dryness in the Southeast outside of Florida. Medium-range (2 weeks) and longer range (1 month to 3 months)
forecasts are consistent with a La Niña-type of pattern in showing dryness near the South Atlantic coast
transitioning to near or above-normal rainfall in the Tennessee and Ohio Valley. All forecasts are dry for
the Florida Peninsula, where drought has already been deepening and expanding.
Confidence for the Southeast is high for Florida and moderate elsewhere
In Wisconsin and adjacent Michigan, the 6-10 day
forecast, climatology, the CFS soil forecasts, CAS, and La Niña composites all support improvement.
Confidence for the Upper Midwest is high.
In Hawaii, the Outlook continues to indicate
improvement due to seasonal forecasts and climatology. A few seasonal dynamic models show below-normal
rainfall over the southern islands, and this decreases confidence levels to some extent.
Confidence for Hawaii: Moderate.
In other areas, streamflows and groundwater are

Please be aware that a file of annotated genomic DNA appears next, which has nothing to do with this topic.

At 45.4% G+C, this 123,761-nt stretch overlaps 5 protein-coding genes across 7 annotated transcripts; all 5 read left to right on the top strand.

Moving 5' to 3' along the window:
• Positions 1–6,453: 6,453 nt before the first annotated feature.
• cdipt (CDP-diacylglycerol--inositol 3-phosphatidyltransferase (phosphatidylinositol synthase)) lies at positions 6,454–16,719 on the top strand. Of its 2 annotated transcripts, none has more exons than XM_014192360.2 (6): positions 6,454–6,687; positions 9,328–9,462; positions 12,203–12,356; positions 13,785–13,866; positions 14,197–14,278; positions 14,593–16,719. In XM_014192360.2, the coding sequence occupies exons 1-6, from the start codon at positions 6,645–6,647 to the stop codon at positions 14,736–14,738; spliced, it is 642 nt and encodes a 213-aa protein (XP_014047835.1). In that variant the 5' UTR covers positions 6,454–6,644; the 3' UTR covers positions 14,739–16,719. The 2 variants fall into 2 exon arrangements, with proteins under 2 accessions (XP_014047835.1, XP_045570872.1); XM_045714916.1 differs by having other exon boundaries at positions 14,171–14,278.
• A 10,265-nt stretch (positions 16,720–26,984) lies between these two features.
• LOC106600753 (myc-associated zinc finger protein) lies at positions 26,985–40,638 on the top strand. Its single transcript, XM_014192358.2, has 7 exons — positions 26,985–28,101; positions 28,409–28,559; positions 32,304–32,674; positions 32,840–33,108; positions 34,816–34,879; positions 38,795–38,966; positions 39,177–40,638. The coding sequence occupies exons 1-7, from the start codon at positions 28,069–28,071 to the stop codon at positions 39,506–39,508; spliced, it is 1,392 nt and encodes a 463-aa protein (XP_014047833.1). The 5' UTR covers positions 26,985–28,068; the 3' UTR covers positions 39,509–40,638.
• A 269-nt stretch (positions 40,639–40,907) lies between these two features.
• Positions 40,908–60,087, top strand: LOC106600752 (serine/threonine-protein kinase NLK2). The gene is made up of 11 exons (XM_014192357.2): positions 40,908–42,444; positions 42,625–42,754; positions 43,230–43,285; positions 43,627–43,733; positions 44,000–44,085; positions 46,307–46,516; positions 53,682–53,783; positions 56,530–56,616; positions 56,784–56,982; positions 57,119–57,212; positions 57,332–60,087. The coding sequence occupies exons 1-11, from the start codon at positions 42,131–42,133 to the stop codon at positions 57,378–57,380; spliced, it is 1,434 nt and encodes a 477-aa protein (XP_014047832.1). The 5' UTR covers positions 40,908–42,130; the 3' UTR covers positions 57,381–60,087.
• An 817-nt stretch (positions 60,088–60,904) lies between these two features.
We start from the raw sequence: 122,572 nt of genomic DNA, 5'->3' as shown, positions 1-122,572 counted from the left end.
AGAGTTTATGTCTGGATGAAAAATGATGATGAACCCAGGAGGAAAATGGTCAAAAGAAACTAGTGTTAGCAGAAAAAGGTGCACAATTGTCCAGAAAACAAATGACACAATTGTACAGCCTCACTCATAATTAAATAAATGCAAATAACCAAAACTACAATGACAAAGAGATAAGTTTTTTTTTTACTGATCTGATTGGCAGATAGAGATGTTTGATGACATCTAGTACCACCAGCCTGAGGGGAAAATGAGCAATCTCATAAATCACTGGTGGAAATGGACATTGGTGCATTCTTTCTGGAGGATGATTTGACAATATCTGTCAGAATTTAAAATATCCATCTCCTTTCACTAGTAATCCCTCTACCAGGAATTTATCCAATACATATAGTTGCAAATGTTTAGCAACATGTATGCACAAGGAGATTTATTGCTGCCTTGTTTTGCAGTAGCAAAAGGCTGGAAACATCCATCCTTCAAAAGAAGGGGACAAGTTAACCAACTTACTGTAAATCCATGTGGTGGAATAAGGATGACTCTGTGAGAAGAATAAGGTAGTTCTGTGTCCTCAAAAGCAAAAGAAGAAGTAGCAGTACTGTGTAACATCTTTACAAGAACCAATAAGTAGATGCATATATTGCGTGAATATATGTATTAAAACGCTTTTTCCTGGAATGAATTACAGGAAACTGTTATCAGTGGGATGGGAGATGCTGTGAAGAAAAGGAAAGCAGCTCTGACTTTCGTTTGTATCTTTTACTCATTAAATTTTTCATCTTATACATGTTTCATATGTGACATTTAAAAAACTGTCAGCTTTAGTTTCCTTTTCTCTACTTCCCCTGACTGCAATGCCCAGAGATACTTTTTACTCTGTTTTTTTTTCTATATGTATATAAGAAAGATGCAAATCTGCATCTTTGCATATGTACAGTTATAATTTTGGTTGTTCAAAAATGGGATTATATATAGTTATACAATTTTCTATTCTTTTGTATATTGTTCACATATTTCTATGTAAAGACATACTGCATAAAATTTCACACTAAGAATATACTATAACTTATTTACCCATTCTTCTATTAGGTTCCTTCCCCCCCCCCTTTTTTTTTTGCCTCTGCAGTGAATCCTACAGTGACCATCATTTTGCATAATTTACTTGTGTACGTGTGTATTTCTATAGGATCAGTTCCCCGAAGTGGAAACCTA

unseasonably low in parts of the mid-Atlantic region in response to below-normal rain and snow since the
start of the year. This area, which includes the Potomac Basin, could easily slip into drought during the
spring as temperatures rise. However, with none of the medium or long-range forecasts showing below-normal
precipitation, drought development was not shown on this forecast, but the area will be monitored.
Short-term dryness could also transition to drought in parts of the Northwest, including Washington and
western and northern Oregon, and across parts of Puerto Rico. These areas will also be monitored. Most
seasonal forecasts do not indicate drought development in either region at this time.